I’ve noticed loads written about whether people will recommend you or not as the ideal measure, and while that matters if your only goal for networking is getting more leads (whether they be job or biz/sales related), I believe that good social capital should be the real goal. I strive to cultivate quality relationships that often turn into friendships where a natural by-product is that I know when/if I need some help or a favor I can unhesitatingly reach out and ask for what it is I need, actually receive it directly or indirectly, and then work to make certain that others know they can count on the same from me.

But back to the idea that “It’s not you, it’s them.” I also wrote my book because I wanted to encourage reluctant networkers to recognize that it’s not their fault that the person scanning the other nametags is doing so. You’re not boring — they’re just RUDE! And, I believe that we can help rehabilitate these people at the networking events we attend by “flipping the script,” and instead of being passive and waiting for someone to ask what brought you to the event, so that you can launch into what probably feels like a canned elevator pitch you may have even paid some coach to develop for you, you can act as if you’re walking into a gathering of your closest friends, and simply beat the other person to the punch and ask them what they’re working on these days and whether they need help with anything in their life right now. The idea is that by setting the example of showing genuine interest, and potential assistance, the recipient will hopefully follow your lead and respond in kind so you can actually have a meaningful conversation. And, if they don’t, you’ve just learned that you should save yourself a whole bunch of time, follow-up and trouble, and politely move on.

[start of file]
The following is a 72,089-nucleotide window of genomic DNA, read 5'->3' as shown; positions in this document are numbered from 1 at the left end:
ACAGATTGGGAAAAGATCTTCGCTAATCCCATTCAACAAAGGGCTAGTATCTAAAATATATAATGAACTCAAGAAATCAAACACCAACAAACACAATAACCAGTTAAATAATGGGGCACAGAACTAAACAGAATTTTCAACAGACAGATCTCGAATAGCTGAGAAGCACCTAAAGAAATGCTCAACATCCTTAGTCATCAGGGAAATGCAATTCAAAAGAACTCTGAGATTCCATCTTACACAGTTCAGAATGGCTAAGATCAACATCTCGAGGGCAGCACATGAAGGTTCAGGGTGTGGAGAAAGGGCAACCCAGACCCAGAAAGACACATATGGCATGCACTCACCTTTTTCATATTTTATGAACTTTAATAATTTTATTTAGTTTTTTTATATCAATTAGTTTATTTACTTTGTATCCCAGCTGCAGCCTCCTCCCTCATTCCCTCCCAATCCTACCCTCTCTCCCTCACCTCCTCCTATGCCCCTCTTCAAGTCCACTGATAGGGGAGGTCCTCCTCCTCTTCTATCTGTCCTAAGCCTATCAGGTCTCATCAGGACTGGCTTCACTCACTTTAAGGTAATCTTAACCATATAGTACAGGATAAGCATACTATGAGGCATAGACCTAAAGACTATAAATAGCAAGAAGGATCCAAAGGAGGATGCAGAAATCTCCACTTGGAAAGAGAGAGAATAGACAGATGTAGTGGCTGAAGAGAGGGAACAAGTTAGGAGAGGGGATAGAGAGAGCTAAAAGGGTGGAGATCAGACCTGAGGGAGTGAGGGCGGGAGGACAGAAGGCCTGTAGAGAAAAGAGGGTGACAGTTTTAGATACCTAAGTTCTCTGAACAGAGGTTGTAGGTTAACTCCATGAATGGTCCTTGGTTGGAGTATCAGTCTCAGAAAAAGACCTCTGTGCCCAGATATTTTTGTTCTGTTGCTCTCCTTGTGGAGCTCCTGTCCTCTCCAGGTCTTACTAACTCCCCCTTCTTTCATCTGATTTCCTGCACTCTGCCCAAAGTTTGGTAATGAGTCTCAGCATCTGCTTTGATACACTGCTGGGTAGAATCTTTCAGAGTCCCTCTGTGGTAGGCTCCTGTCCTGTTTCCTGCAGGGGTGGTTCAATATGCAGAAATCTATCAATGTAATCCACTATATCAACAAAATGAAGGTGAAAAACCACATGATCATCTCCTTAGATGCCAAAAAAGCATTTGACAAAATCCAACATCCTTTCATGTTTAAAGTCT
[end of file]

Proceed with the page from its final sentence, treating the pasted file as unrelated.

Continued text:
pif_logo1Based on my own experience, many of the Google alerts I’ve been reading, and the popularity of the PIF Parties I’ve hosted or attended, offering help to others first appears to be an approach that’s really starting to catch on. Hopefully, my book will provide the encouragement to get folks confidently back out there, and maybe I’ll get to meet them at an event soon because, quite frankly, I’m a little tired of running into most of the same usual suspects (a.k.a the 20%) at the networking events I attend. 😉 I welcome the opportunity to meet some new people in the New Year!

[1] Social capital is defined as the resources such as information, ideas or support that individuals are able to procure by virtue of their relationships with other people. The uniqueness of social capital is that it is relational…it only exists when it is SHARED.